heart shaped candle
Photo by Pixabay on Pexels.com

Five reasons we’re committed to purity

We wait for acceptance letters, job postings, and a baby’s first word. I’ve been waiting and trusting Jesus for a life partner. It was when I learned to rest that He brought me my Eve (Gn. 2:21-22). 


As we prepare for marriage, she and I have established physical boundaries for our purity. We want to share five reasons that we’re committed to upholding these. No matter where you find yourself in this journey of life and love, we pray these underpinning principles will help you.

First, the marriage covenant is the divinely designed context for sexual intimacy. The Lord Jesus created sex to deeply unite husband and wife and to produce children (Jn. 1:3). Children are a reward from the LORD (Ps. 127:3). The lifelong commitment of marriage liberates a couple to be utterly intimate and to make babies. Wedding vows promise future offspring the protection of a father and mother. Jesus commands we wait. His way is the best way.

Second, we are here on this earth to minister the Gospel to unbelievers. The Lord Jesus left His followers with a clear commission to make Him known. His pure Gospel flows most freely from a clean vessel. We preach in the open air that Jesus considers lust adultery in the heart (Mt. 5:28). We share in witnessing conversations that we must repent and trust Christ. Hence, we must also live unadulterated lives of repentance.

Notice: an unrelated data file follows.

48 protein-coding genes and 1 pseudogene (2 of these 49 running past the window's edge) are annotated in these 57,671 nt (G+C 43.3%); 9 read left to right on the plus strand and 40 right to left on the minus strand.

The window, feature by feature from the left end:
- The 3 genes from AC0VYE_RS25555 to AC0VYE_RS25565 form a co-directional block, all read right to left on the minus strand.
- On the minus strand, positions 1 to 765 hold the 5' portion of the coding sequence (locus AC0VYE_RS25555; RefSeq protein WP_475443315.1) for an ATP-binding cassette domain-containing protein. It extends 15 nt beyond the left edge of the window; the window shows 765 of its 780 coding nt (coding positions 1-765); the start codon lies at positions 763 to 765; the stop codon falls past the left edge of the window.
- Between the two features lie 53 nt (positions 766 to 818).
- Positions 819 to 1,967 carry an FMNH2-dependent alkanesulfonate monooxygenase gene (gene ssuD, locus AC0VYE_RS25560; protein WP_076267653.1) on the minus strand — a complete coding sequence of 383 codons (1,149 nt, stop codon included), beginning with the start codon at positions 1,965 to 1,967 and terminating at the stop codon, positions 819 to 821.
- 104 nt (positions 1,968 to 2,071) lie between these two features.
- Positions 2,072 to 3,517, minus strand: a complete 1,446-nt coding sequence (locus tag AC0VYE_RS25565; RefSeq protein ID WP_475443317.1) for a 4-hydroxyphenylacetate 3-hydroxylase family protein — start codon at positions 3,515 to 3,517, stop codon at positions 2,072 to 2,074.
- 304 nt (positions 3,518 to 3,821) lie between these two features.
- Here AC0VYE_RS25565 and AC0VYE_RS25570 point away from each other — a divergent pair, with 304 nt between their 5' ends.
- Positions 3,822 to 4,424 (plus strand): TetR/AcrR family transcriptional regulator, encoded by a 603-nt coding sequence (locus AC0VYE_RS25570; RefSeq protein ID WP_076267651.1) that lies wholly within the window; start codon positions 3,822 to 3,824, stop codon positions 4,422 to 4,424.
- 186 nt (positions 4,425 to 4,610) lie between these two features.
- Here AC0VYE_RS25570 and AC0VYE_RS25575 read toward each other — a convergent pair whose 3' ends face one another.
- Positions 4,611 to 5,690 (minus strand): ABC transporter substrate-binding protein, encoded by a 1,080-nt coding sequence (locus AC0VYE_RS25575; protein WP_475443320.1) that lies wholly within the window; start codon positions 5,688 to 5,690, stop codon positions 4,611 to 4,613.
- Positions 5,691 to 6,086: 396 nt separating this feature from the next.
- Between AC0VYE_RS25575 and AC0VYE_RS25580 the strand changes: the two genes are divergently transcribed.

Third, our lifestyle sets an example for believers (1 Tim. 4:12). Over the course of our life together, we will influence multitudes. Some look up to us. I’m the oldest sibling of four. My sisters and brother expect me to model Biblical dating for them. Others just notice in passing. We want our example of pure love to point onlookers to Jesus.

Fourth, we refuse to show disdain for God’s grace and mercy. When we least expected it, Jesus graciously bound our hearts together. He’s mercifully protected us thus far. He has poured boundless favor on us through our relationship. He’s revealed to me afresh the passion He has for His Bride—His sacrificial love for the Church. Refusing to wait for intimacy would spit in the face of what He is doing.

Fifth, we honor one another’s convictions. We prayed and fasted together. We drafted physical boundaries separately. When we met to share, whoever had the higher standard set the bar. Guarding each other’s hearts and consciences is an utmost priority. We must be unhindered as we run this race (Heb. 12:1).